Article

Chronic allograft nephropathy.

Department of Laboratory Medicine and Pathology, University of Minnesota, USA.
Current Opinion in Nephrology and Hypertension (Impact Factor: 4.24). 04/2008; 17(2):149-55. DOI: 10.1097/MNH.0b013e3282f4e514
Source: PubMed

ABSTRACT Despite dramatic declines in acute rejection and early graft failure, long-term outcomes after kidney transplantation have improved little during the past 25 years. Most late allograft failure is attributed to chronic allograft nephropathy, but this is a clinicopathological description and not a diagnosis, and its pathogenesis and treatment are largely unknown.
Recent studies suggest that acute rejection during the first few months, and calcineurin inhibitor toxicity thereafter, may both contribute to chronic allograft nephropathy. There is also accumulating evidence that injury from antibody-mediated rejection may play an important pathogenic role in at least some patients with chronic allograft nephropathy, particularly those with transplant glomerulopathy. Therapeutic measures, including protocols to reduce calcineurin inhibitor exposure, remain largely unproven.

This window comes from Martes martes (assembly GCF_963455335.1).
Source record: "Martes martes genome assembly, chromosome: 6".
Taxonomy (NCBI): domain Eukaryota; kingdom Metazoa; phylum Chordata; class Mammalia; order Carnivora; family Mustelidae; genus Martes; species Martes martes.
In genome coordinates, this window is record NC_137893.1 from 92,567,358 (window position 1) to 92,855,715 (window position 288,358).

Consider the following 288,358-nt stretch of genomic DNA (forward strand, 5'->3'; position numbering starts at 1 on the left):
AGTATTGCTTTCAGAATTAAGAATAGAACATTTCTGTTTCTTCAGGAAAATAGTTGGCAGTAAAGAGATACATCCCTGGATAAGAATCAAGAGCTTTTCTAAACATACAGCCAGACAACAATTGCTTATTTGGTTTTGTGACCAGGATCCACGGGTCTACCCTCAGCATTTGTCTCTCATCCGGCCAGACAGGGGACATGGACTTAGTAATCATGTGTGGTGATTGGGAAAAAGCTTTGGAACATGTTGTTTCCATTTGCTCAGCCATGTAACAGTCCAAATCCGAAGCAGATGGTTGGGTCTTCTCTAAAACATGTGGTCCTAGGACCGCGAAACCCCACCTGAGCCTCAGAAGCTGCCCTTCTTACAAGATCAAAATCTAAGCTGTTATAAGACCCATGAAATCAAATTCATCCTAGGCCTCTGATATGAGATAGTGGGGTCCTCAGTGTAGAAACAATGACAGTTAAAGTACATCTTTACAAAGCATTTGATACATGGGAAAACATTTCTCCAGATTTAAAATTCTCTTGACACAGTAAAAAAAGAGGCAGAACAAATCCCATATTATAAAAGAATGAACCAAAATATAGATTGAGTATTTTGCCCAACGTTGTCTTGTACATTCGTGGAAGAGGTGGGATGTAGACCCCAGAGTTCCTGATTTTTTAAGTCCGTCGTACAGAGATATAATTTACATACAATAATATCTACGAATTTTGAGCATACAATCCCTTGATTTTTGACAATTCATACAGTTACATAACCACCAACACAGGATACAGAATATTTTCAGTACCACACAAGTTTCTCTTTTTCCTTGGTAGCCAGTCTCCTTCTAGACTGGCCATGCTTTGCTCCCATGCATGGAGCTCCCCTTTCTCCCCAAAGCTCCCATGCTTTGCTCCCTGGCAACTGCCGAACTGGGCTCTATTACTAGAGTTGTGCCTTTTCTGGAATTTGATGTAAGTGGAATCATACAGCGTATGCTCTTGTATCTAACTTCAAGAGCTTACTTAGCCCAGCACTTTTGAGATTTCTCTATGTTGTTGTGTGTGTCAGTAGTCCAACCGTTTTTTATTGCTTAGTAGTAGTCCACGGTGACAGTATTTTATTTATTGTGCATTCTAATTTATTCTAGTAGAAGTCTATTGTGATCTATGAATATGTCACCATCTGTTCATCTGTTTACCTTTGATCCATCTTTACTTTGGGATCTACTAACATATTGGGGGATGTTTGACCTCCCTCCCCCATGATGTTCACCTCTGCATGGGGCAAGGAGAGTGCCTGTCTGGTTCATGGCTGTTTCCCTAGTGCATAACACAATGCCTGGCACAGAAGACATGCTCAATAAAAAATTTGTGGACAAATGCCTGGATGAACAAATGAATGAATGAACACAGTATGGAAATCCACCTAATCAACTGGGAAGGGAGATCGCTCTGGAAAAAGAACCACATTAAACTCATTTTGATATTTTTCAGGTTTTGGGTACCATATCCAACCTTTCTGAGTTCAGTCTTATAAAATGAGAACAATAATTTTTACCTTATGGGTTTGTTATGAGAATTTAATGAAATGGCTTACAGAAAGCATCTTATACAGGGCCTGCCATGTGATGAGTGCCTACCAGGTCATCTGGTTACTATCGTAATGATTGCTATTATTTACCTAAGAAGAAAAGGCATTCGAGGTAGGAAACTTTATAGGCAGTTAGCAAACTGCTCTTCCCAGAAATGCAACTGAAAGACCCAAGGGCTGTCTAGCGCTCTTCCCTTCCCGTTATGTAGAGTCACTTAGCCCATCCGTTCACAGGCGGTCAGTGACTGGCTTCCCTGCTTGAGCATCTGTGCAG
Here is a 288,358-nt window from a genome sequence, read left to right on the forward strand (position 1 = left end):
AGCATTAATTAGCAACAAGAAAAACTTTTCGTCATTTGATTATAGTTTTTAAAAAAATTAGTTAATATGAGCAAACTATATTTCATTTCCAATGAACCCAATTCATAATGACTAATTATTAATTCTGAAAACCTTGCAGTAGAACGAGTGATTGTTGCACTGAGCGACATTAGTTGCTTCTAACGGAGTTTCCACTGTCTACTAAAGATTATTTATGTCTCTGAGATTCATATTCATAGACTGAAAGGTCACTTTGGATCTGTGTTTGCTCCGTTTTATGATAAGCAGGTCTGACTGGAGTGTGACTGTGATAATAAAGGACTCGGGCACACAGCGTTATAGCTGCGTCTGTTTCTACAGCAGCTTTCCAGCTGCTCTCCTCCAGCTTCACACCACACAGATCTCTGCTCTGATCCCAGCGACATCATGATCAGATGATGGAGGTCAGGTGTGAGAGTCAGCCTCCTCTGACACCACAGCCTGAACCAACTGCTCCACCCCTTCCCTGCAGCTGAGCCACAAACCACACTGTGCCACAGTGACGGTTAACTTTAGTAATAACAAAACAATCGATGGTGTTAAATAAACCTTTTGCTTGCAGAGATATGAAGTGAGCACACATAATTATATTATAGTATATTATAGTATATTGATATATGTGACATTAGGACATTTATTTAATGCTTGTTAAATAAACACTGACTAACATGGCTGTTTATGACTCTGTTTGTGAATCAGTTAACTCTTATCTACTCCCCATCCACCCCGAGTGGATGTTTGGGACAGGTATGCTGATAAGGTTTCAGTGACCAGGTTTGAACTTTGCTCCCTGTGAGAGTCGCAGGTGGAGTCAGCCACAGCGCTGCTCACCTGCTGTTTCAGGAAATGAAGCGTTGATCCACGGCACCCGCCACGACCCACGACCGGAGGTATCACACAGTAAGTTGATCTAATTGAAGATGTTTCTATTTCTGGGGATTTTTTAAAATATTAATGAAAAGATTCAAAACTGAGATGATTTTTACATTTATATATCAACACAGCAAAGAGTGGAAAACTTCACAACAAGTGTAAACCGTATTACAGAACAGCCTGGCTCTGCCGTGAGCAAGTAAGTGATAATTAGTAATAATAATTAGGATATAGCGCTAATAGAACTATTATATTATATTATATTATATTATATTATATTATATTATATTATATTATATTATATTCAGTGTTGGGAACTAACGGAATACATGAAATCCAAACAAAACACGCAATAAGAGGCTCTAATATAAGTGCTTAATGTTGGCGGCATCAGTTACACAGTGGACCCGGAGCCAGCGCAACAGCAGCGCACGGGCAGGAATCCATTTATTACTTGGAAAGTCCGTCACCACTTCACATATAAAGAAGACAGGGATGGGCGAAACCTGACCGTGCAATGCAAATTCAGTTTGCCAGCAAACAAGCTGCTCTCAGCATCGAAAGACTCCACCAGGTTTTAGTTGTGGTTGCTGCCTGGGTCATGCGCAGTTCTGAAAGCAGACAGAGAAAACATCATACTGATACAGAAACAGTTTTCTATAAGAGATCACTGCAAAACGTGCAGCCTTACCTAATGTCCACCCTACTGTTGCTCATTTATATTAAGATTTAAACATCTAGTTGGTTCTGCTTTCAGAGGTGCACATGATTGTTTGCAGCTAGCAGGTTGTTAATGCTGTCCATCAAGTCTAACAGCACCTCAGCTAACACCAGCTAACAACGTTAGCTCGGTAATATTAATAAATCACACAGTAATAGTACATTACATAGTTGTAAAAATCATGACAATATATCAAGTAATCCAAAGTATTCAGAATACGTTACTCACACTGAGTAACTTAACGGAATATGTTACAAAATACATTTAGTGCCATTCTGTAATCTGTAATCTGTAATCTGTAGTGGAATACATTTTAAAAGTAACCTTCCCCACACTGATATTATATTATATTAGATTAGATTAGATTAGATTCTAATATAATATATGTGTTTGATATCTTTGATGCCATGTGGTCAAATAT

Understanding why so many kidney allografts fail, despite effective preventive measures for early acute rejection, is one of the most important areas of research in kidney transplantation today.

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Available from: Behzad Najafian, Jun 03, 2015
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